You may not realise you have it, or that your job is the cause, but career burnout is a growing problem in the workplace.
It can affect your physical health. Your mental health. Your work performance. Your relationships with family and friends. And it will only get worse if you don’t do something about it.
Do you have career burnout or are on your way to suffering? Read on to see …
What is career or job burnout?
It’s a well-known, work-related stress and some experts say it’s on the rise. They also say it can creep up on you slowly, without you even realising it.
It manifests itself in different ways with different people but if you’re feeling some of these symptoms you have, or be on your way to, suffering burnout.
- hate the thought of heading to work
- find it impossible to concentrate or be productive
- feel unsupported by your boss and others
- feel negative and cynical about everyone and everything at work
- feel de-motivated on every level
- take your unhappiness home
- find your sleep is affected by your work dissatisfaction
- feel unwell, with one or more physical complaints
- find you need alcohol or drugs to settle down?
If so, you could be suffering job or career burnout.
What causes burnout?
As recruitment experts we are hearing about burnout issues from job seekers more and more. Again, different people are affected by different issues, but these factors can be at play:
You’re on a treadmill
Every day is a rush. You can never catch up. Deadlines are never ending. Workload is chaotic. You brace yourself for every day because you’re on a work treadmill and have no way to get off.
You have no control
You know your schedule and workload are both insane. You have ideas on how to fix them, but no one is listening. You lack control over getting help.
You’re job expectations aren’t clear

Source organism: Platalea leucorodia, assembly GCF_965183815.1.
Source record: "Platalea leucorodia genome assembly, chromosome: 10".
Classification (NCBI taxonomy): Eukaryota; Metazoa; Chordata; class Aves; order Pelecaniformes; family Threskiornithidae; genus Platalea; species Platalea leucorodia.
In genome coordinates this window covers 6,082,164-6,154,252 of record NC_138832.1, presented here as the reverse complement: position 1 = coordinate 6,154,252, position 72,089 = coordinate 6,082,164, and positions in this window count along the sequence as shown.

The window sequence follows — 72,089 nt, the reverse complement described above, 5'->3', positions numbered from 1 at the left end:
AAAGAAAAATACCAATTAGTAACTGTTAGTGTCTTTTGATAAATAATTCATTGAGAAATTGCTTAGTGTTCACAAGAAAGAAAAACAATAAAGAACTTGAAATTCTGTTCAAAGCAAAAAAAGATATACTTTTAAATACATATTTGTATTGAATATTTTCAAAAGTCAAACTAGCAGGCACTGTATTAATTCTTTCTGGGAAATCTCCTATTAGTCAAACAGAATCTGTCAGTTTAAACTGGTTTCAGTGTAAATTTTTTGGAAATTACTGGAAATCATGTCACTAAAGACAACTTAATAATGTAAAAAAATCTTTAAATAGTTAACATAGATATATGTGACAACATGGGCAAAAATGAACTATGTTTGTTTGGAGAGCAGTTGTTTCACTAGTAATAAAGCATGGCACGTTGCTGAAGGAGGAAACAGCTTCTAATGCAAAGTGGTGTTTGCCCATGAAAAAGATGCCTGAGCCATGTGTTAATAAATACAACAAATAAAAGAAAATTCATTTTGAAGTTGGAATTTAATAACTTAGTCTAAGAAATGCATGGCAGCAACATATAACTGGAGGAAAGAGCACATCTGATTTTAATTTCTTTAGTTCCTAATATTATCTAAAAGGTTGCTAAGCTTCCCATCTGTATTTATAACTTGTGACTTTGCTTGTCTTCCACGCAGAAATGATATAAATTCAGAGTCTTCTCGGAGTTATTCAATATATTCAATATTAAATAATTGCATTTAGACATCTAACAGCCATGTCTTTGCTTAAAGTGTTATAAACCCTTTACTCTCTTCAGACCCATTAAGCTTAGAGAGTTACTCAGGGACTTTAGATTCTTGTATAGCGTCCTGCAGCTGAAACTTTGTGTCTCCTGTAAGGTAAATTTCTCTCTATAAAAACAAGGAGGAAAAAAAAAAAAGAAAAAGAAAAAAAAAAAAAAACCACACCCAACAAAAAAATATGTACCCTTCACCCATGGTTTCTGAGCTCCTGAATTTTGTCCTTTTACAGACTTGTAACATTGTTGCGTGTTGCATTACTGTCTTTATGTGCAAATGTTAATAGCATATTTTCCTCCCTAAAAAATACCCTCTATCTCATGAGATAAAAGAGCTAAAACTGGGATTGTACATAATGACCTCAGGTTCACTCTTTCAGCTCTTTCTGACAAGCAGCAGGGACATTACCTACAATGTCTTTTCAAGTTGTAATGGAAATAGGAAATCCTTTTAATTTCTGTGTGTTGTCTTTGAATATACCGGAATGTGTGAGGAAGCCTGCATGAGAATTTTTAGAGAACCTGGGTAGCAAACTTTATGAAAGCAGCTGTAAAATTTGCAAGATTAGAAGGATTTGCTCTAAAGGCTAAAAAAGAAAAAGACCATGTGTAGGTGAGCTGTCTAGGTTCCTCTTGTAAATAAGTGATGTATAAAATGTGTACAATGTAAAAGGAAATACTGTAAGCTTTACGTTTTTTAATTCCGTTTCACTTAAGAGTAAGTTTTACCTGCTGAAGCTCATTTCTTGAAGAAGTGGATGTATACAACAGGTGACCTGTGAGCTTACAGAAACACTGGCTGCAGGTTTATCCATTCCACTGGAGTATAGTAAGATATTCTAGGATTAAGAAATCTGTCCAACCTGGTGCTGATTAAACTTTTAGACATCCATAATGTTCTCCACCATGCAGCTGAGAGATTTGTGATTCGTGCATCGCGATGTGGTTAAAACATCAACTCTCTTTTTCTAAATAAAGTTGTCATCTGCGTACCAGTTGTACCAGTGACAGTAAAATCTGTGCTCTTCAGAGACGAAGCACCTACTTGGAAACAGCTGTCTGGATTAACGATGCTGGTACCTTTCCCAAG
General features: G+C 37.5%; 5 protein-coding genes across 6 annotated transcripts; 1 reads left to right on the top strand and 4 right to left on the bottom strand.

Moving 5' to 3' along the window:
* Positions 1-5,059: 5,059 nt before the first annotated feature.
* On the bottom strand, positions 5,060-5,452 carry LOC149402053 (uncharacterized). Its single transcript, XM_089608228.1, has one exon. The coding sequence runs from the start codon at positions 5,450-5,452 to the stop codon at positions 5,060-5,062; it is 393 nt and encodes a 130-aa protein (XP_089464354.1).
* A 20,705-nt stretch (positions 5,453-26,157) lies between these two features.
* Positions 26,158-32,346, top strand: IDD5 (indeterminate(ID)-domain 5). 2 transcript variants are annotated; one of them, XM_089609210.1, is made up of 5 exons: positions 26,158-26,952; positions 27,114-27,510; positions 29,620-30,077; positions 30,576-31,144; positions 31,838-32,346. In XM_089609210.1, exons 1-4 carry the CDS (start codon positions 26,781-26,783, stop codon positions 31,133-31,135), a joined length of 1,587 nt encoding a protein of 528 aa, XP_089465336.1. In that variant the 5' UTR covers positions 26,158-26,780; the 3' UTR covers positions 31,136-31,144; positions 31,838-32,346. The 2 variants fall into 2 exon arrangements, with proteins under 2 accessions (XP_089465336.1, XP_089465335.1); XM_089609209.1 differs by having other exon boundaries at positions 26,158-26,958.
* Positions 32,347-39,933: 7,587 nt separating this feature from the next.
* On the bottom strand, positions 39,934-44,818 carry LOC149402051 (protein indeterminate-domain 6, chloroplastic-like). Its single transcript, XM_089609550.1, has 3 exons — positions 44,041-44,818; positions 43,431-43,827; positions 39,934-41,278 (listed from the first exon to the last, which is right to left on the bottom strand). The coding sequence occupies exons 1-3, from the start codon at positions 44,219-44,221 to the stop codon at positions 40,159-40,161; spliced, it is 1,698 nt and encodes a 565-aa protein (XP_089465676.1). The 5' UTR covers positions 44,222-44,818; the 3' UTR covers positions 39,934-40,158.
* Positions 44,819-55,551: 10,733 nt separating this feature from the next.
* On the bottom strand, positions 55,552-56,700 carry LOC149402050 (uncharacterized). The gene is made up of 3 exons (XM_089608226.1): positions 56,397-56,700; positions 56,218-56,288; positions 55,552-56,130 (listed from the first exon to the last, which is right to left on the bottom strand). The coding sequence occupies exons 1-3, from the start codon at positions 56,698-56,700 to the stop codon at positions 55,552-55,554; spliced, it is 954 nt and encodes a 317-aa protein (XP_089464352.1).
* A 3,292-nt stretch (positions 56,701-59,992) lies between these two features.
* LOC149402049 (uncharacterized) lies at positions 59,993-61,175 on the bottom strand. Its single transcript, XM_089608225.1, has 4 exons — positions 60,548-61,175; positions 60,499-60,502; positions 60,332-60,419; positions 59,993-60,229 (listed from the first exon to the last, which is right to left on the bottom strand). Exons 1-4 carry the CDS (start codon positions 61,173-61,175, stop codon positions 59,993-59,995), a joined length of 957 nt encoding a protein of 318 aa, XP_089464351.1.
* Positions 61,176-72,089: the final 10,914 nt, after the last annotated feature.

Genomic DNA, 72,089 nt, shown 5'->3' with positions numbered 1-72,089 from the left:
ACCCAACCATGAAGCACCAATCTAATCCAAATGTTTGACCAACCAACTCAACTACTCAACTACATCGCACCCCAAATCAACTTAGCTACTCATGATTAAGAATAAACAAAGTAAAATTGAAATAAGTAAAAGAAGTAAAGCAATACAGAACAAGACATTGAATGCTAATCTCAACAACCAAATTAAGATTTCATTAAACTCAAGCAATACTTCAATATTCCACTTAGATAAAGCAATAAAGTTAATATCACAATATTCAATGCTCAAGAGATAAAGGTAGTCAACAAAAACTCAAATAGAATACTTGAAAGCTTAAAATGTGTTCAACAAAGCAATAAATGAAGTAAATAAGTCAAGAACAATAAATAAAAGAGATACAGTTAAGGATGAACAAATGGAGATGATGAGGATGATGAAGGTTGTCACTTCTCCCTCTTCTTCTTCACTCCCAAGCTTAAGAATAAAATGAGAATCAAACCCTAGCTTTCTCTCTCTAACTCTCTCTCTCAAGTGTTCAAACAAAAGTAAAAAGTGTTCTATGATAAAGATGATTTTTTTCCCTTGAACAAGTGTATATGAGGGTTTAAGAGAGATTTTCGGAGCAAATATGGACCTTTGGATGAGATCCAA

You’re unclear about the authority you have. You’re always questioning what is expected of you.
Office morale is low
You work in an office that’s dysfunctional. You’re bullied and others around you are too. You’re micromanaged. You’re never given credit where credit is due.
Your work-life is horribly out of balance
You can never recharge. You feel guilty about not spending quality time with family and friends. You want to bury your head under a pillow when you go home instead of re-energising through fun social activities with loved ones.
What not to do
- despair that there is no solution—there is
- wait for someone else to solve the problem
- give up believing it’s not your responsibility to act anyway
- let the situation drag because matters could get worse
- sit and take no action.
What to do
- Consider talking to your doctor. Be open and honest so they can offer support, including with diet and sleep patterns.
- Talk to an expert recruiter about new career opportunities (face2face services are free for candidates). A caring recruiter will help get your resume in order and kickstart the job search.
- Think about independent career support through a professional coach (make sure you use one who is accredited and belongs to industry associations).
- Keep an open mind as you sift through options. Don’t be afraid to talk to a recruiter or coach about new possibilities.
- Talk to your boss or HR department if you can, to at least put matters on the table. Ask if you can work with them to re-evaluate, set goals and change things around.
- Get physical. Physical exercise is a major plus in dealing with stress, maintaining better health, gaining more mental energy and sleeping better. If you’re going to be on a treadmill, make it one at the gym. And don’t forget exercise like yoga, which can relax and calm.
- Turn off social media and other online channels after work. This will help declutter your brain and lesson stress.
- Talk to your family and friends about how to find joy in hanging out with them, doing things that will help you gain perspective.
Tips to remember
- Where this is a problem, there is a solution.
- Where there is a will, there is a way.
- Small changes lead to big things.
- Recruitment experts are there to help.